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Developing Leaders in the Public Sector: Masking and Cultural Competency

The views expressed are those of the author and do not necessarily reflect the views of ASPA as an organization.

By Dan Krejci
January 2, 2015

Column 4: Why the mask, is it Halloween?

In the first article of this series, I discussed various ways people perceive and react to confrontation. In article two, I linked these concepts to leadership and ethics. In the third, I continued the discourse on leadership development by adding two more components essential for educating public administrators (as noted in the public administration literature)—knowledge of workplace diversity and a sense of social equity. 

Krejci jan15In this article, I discuss an activity organizations may engage in to make them appear culturally competent—demonstrated by their eagerness to embrace workplace diversity and social equity—but the activity is a facade. I define this activity as masking. In addition, I present tactics to deal with this activity in the public sector.

Masking

Masking is when an organization appears culturally competent, but its ulterior motive is to maintain power and control within a select organizational group. An organization engaged in masking may have a diverse workforce, enact policies for promoting social equity through a variety of ways including (but not limited to) affirmative action, equal employment opportunity, prevention of a hostile workplace (including sexual harassment prevention), and appear to include its diverse workforce in policymaking activities. However, this is only a pretense. Masking is an effort to make it difficult for people outside of the organization to detect its true nature, but like in Gaston Leroux’s novel, The Phantom of the Opera, sooner or later someone removes the mask to reveal what is hidden.

In Diversity and Public Administration: Theory, Issues and Perspectives, Mitchell Rice provides public agencies with an insightful cultural competence self-assessment questionnaire. This assessment assists organizations that want to increase their level of cultural competency. However, there are ways to ascertain if an organization is culturally incompetent by simply observing the makeup and actions of the organization. A culturally incompetent organization may appear to do things right, but will not be able to keep up this appearance.

First, observe the workforce of the organization—is it homogenous or heterogeneous? If heterogeneous, is this throughout the organization or is it limited at the levels above middle management? Second, is organizational policy made by a select few or does the administrative leadership accept frank discourse and ideas from all organizational groups when it makes policy decisions? Third, is the organization governed by rule of law or personality? Fourth, are the diverse members of the organization and their ideas embraced by the organization or are they persuaded to assimilate to the organizational culture? Finally, are minorities (protected classes) considered during job searches, but few hired?

If the answers to these questions are contrary to what is expected of a culturally-competent organization, the organization is engaged in masking. What can people do when they discover their organization engages in masking?

Conclusion: What to Do?

I am amazed by websites that recommend you leave an organization if you find it engaged in creating a hostile environment or if you have a troublesome supervisor. Frankly, I am even more astounded when this is recommended for people who work for public organizations.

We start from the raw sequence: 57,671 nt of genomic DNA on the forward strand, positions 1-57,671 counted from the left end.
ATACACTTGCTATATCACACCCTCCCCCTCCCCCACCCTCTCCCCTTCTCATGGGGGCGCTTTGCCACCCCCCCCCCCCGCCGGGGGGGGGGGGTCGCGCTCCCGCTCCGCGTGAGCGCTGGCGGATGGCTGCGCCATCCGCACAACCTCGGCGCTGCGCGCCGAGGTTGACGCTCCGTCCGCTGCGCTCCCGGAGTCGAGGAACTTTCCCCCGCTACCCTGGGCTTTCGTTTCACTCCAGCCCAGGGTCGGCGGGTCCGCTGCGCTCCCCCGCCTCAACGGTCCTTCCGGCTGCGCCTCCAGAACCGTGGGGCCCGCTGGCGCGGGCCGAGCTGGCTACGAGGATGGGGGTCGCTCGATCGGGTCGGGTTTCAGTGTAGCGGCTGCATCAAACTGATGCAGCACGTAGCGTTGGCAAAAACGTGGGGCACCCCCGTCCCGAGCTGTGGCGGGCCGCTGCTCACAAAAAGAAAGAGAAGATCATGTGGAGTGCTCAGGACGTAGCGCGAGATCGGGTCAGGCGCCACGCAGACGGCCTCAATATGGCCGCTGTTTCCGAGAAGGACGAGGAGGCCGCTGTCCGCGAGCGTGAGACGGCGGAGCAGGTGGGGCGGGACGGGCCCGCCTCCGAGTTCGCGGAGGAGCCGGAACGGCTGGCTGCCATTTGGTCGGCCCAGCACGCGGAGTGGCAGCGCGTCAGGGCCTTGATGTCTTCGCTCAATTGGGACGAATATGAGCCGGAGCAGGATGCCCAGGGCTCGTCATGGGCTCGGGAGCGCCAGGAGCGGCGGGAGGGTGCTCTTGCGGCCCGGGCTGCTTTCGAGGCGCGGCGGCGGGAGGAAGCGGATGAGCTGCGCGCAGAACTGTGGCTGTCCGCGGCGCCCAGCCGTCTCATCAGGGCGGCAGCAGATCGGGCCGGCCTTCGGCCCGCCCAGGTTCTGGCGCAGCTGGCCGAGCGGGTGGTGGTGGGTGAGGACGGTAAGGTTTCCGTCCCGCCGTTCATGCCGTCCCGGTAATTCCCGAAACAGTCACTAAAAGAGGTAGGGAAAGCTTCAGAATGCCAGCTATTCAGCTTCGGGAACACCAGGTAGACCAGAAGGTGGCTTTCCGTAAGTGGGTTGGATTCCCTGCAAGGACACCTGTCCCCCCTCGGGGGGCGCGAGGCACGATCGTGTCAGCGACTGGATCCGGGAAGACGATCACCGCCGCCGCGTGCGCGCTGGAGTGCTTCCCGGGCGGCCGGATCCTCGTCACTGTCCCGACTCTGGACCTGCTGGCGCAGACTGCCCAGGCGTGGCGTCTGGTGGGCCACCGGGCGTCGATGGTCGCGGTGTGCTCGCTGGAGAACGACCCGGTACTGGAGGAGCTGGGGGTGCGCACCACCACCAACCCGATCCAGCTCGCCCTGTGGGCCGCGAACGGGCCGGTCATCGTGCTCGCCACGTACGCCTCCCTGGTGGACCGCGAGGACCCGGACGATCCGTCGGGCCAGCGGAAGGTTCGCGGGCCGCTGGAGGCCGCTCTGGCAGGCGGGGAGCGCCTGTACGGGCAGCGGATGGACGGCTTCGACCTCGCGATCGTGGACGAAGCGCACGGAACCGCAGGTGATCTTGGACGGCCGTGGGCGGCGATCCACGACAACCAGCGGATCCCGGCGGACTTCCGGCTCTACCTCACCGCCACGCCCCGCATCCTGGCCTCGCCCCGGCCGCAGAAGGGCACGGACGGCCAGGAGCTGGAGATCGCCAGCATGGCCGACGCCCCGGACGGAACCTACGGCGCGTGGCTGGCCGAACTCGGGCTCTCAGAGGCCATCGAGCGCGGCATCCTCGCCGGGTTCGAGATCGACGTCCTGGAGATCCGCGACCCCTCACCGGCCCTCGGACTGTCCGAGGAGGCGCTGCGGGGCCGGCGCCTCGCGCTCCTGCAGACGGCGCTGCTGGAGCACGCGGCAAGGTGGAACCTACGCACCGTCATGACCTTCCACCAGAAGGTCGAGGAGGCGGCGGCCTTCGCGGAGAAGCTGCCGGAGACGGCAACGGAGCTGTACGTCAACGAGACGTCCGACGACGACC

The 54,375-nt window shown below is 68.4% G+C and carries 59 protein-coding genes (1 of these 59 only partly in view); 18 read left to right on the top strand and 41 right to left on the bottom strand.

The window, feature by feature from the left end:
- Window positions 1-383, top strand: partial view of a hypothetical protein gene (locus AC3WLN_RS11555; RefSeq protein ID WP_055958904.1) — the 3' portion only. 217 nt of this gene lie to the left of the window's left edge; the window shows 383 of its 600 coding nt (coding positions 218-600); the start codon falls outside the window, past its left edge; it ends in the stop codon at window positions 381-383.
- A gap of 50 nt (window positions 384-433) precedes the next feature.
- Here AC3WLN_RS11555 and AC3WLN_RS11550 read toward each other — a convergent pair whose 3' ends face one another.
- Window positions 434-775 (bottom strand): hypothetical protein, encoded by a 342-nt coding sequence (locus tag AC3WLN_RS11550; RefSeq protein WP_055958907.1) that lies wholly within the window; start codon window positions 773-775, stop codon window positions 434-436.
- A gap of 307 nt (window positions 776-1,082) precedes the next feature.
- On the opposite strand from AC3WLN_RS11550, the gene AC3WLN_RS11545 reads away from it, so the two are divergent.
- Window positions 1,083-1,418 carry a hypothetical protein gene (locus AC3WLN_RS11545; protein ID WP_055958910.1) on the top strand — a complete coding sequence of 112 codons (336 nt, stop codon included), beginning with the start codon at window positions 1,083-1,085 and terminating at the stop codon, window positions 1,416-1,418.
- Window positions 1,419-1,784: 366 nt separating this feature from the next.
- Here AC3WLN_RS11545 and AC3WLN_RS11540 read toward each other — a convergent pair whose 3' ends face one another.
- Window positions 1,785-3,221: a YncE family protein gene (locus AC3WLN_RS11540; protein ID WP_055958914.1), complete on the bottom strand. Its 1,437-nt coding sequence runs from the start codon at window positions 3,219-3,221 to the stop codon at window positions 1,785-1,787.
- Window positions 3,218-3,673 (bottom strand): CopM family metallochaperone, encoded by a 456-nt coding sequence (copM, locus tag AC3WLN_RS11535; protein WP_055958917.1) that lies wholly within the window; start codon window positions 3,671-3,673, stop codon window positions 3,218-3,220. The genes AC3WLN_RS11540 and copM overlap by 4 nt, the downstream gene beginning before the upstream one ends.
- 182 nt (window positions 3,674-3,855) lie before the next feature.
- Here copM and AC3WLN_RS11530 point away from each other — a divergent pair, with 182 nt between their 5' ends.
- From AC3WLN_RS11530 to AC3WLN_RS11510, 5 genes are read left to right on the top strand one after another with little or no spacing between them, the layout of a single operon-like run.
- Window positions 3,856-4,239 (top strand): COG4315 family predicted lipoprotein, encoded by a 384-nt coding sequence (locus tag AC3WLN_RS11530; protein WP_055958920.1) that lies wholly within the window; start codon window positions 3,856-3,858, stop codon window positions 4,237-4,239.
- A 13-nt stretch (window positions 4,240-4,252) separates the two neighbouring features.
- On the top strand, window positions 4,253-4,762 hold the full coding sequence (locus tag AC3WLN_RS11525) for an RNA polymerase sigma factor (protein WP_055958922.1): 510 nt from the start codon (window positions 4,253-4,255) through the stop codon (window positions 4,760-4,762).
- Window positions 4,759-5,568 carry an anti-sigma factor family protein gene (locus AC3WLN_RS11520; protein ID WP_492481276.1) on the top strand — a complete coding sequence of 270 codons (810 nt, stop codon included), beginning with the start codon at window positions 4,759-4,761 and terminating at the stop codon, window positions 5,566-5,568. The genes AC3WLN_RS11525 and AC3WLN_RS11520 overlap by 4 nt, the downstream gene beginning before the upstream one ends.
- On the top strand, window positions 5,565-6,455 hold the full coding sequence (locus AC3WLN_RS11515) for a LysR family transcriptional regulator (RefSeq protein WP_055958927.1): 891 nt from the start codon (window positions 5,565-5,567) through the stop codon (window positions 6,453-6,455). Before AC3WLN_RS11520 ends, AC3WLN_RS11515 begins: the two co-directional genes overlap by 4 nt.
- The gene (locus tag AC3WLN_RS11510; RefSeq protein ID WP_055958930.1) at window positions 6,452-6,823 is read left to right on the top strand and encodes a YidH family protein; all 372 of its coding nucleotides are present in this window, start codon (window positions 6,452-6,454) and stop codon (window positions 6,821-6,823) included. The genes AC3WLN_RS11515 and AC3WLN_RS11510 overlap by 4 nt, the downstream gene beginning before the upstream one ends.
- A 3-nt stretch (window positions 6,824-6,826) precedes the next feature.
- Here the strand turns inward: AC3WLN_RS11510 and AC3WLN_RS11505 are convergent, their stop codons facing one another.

I understand why a person would leave a culturally incompetent private organization rather than deal with hostile issues. However, when a person accepts a position with a public organization, this person must accept a higher order of responsibility regarding his/her duties based on principle, consequences and virtue/intuition (Ethics Triangle), as noted by Svara in The Ethics Primer for Public Administrators in Government and Nonprofit Organizations.

Based on the previous articles, I recommend you stay with the organization, collect as much data as possible to support any claims, attempt to resolve the matter internally, but be prepared to go outside of the organization (whistleblowing). You must be pragmatic—you will face opposition and possibly retaliation for your efforts. This may even cause the end of a promising career. However once begun, you must be willing to see your actions through to the end—do not expect to be hailed a hero.

Why take this action? Frankly, if you are going to be a public servant, be a public servant who truly puts the public first. I am excited to see the public administration profession engaged in discourse that combines leadership, ethics, diversity in the workplace and social equity in order to promote cultural competency. Yet, I am more inspired when I see positive actions being taken by the profession based on the prevailing discourse. In other words, action—not lip service—is what is truly needed to promote cultural competency in public organizations.


Author: Dan Krejci, associate professor, is a faculty member of the NASPAA accredited MPA Program at Jacksonville State University, Jacksonville, Alabama. He received his MPA Degree from the University of North Carolina at Charlotte and his M.A. and Ph.D. in Political Science from Texas Tech University. He can be reached at [email protected]

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The American Society for Public Administration is the largest and most prominent professional association for public administration. It is dedicated to advancing the art, science, teaching and practice of public and non-profit administration.

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